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How can I "watch" variables using the MATLAB Debugger?

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I would like to set "watches" on variables while using the MATLAB Debugger. In particular, I would like to configure the debugger to break when the variable reaches a certain value or exceeds a certain range.

Accepted Answer

MathWorks Support Team
MathWorks Support Team on 10 Jul 2020 at 4:00
Edited: MathWorks Support Team on 10 Jul 2020 at 10:49
In order to "watch" a variable, you can set a conditional breakpoint to stop when a certain condition is met. You can select a conditional break point interactively from the editor tab in MATLAB R2012b or newer, or through the command line.
For example, to stop in debug mode when ii is equal to 25, in the file "watched.m", which consists of the following:
for ii = 1:100
You could run:
dbstop in watched at 2 if (ii == 25)
For more information, please see the documentation for dbstop:


Rod Macpherson
Rod Macpherson on 31 Dec 2015
How do you set a watch? That is, not a conditional breakpoint but a watch variable.
UbuntuXenial on 4 Apr 2019
Did you ever find any answer to this? If so, can you please share?

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More Answers (2)

Marshall on 28 Apr 2014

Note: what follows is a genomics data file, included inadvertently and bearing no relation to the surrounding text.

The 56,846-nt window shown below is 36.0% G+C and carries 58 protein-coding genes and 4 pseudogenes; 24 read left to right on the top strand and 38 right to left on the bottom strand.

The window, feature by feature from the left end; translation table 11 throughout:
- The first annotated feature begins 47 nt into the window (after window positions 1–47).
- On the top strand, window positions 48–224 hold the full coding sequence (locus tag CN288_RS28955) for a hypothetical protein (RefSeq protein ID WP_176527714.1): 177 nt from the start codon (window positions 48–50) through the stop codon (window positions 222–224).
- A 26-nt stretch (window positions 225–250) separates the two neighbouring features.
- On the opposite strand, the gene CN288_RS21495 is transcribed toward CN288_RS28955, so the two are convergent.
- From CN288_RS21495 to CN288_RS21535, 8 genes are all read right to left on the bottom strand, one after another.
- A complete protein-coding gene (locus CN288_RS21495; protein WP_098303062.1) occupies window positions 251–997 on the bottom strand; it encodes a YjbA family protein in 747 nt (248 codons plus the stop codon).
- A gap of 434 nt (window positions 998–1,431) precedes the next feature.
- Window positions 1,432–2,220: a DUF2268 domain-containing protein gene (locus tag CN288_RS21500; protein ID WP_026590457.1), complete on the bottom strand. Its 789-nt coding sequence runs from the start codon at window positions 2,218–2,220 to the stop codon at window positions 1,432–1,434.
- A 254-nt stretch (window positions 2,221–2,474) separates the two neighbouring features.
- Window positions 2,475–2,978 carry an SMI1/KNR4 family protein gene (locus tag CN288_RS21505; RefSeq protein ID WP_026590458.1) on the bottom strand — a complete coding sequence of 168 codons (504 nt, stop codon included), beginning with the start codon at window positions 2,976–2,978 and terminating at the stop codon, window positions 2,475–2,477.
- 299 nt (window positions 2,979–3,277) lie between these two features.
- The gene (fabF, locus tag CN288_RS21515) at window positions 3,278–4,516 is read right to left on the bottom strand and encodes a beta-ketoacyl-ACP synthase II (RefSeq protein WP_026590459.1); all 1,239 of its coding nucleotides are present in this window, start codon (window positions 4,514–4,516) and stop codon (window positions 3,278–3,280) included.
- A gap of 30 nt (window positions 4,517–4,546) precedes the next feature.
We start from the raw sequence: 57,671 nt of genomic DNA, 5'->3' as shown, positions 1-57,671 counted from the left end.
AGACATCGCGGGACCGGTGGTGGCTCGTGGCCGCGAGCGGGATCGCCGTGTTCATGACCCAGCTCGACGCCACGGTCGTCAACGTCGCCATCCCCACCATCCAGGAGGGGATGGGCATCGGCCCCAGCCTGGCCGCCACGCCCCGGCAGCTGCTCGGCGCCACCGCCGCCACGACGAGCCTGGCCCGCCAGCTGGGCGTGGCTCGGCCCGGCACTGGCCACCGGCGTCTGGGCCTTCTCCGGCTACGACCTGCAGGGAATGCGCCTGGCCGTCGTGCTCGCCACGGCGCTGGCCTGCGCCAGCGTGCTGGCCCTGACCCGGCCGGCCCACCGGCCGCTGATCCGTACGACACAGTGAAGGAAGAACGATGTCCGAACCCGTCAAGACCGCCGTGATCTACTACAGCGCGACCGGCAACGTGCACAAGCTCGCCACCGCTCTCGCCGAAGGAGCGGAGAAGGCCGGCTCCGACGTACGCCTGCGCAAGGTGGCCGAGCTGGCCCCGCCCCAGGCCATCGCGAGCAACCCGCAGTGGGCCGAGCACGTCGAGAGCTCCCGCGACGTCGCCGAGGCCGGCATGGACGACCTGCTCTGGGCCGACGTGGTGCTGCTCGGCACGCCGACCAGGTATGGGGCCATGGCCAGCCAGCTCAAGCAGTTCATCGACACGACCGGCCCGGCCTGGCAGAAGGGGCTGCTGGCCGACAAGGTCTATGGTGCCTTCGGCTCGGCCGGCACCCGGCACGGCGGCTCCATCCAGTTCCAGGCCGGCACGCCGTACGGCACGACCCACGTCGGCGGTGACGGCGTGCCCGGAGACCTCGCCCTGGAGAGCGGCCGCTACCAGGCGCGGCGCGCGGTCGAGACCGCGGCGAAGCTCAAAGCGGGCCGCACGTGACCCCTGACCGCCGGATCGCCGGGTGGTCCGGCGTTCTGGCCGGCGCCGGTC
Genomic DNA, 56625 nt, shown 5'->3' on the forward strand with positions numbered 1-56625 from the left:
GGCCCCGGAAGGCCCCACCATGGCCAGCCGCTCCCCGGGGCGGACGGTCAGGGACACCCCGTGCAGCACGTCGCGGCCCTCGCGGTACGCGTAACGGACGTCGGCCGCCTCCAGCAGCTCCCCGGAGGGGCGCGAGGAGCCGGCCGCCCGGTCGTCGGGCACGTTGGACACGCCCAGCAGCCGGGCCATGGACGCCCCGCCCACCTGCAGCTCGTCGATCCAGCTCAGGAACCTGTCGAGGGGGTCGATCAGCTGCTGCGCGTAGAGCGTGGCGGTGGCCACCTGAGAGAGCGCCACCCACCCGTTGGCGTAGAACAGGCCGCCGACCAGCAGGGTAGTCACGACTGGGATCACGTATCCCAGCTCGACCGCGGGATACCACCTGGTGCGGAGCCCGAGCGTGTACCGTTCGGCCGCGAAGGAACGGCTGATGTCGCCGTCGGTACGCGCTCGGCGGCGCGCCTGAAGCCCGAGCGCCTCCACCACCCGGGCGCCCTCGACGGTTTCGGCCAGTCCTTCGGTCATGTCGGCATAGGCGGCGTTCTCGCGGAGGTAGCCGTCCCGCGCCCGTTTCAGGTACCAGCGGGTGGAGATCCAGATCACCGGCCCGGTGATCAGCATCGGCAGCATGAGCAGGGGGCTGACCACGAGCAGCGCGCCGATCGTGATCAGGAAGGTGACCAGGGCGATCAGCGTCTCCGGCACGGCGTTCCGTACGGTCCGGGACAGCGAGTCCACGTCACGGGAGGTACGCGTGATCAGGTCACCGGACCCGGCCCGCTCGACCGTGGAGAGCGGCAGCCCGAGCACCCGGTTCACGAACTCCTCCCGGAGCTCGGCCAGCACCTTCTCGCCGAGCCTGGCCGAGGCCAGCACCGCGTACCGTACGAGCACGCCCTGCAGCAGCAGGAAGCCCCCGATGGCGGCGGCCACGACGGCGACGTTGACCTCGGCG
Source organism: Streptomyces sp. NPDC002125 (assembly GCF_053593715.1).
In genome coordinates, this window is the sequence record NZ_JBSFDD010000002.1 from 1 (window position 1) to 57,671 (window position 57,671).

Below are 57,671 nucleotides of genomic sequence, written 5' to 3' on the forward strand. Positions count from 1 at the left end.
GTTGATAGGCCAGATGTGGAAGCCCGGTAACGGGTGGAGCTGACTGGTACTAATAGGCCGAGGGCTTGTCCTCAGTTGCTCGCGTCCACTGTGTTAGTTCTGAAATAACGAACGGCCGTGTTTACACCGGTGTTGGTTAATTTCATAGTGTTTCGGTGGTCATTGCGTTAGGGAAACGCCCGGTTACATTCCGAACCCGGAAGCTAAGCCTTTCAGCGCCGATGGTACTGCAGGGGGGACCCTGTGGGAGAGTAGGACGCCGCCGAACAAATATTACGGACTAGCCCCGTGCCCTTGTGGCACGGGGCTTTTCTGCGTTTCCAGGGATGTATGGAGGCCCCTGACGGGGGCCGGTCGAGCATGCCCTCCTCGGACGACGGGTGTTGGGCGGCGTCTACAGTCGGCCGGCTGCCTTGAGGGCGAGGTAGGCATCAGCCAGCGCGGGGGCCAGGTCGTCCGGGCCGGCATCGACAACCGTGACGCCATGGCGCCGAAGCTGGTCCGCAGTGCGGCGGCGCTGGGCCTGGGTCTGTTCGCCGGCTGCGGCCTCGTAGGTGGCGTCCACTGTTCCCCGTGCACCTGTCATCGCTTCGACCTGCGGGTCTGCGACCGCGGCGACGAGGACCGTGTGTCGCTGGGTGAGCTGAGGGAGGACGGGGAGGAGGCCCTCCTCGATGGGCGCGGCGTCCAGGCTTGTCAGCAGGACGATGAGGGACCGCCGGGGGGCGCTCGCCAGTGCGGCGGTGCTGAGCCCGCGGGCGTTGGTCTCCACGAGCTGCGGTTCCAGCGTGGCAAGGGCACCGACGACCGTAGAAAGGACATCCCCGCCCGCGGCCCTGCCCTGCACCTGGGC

You can set conditional breakpoints to stop when a variable meets some condition that you specify: Where breakpoints are shown right click and select "set conditional breakpoint" or right click on an existing breakpoint and choose "set/modify condition". Then type an expression that will be evaluated to trigger the breakpoint, e.g. a>100.


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Darin Williams
Darin Williams on 2 Nov 2015
With some extra tools (from Darin_dbtools on Matlab file exchange), you can also use conditional breakpoints to do a lot more than stop at a particular value. You can place code in the "conditional" breakpoint to look at SELECTED variables as your code runs (dbdisp), change variables (dbassign), or to call user code (dbcall). And, you can CHANGE any of this within the debugger as you code continues to run!
For example, if you place a conditional breakpoint with the condition: "dbdisp([x,y])", your code will act as though disp([x,y]) has been inserted in front of that line until you disable the breakpoint. Since these routines always return false, the code will not stop.
The combination of break_place.m and break_place_button.m provides a mechanism other than break points to interactively interrupt running code, causing it to drop into the debugger on a mouse click. For example, you can have a days-long loop running unattended, interrupt it by clicking on a button, look at things in the debugger, then continue as though nothing had happened. It isn't 100% solid across Matlab configurations, but has still saved me hundreds of hours of debug time.
Darin_dbtools_demo gives further examples.
Hope that helps.


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